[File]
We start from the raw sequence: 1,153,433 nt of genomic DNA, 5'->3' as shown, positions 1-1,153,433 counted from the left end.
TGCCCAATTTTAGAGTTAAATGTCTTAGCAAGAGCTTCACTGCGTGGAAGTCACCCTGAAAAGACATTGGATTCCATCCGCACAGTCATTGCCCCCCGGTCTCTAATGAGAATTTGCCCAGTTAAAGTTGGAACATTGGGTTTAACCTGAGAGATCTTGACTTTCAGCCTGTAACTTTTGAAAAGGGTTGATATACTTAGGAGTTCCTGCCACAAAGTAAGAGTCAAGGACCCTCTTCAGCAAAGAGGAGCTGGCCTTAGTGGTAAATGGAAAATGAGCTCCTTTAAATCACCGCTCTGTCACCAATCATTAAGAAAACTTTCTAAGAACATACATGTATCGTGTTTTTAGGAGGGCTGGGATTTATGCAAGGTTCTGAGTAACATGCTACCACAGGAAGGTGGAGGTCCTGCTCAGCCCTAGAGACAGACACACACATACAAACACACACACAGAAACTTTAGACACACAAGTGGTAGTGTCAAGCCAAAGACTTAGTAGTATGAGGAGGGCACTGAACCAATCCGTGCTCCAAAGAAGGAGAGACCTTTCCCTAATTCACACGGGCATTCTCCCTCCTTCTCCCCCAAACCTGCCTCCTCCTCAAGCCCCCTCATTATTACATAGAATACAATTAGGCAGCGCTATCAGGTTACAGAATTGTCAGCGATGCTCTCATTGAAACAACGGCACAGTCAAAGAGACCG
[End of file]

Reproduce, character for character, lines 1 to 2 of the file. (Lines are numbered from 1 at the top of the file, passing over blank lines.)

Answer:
We start from the raw sequence: 1,153,433 nt of genomic DNA, 5'->3' as shown, positions 1-1,153,433 counted from the left end.
TGCCCAATTTTAGAGTTAAATGTCTTAGCAAGAGCTTCACTGCGTGGAAGTCACCCTGAAAAGACATTGGATTCCATCCGCACAGTCATTGCCCCCCGGTCTCTAATGAGAATTTGCCCAGTTAAAGTTGGAACATTGGGTTTAACCTGAGAGATCTTGACTTTCAGCCTGTAACTTTTGAAAAGGGTTGATATACTTAGGAGTTCCTGCCACAAAGTAAGAGTCAAGGACCCTCTTCAGCAAAGAGGAGCTGGCCTTAGTGGTAAATGGAAAATGAGCTCCTTTAAATCACCGCTCTGTCACCAATCATTAAGAAAACTTTCTAAGAACATACATGTATCGTGTTTTTAGGAGGGCTGGGATTTATGCAAGGTTCTGAGTAACATGCTACCACAGGAAGGTGGAGGTCCTGCTCAGCCCTAGAGACAGACACACACATACAAACACACACACAGAAACTTTAGACACACAAGTGGTAGTGTCAAGCCAAAGACTTAGTAGTATGAGGAGGGCACTGAACCAATCCGTGCTCCAAAGAAGGAGAGACCTTTCCCTAATTCACACGGGCATTCTCCCTCCTTCTCCCCCAAACCTGCCTCCTCCTCAAGCCCCCTCATTATTACATAGAATACAATTAGGCAGCGCTATCAGGTTACAGAATTGTCAGCGATGCTCTCATTGAAACAACGGCACAGTCAAAGAGACCG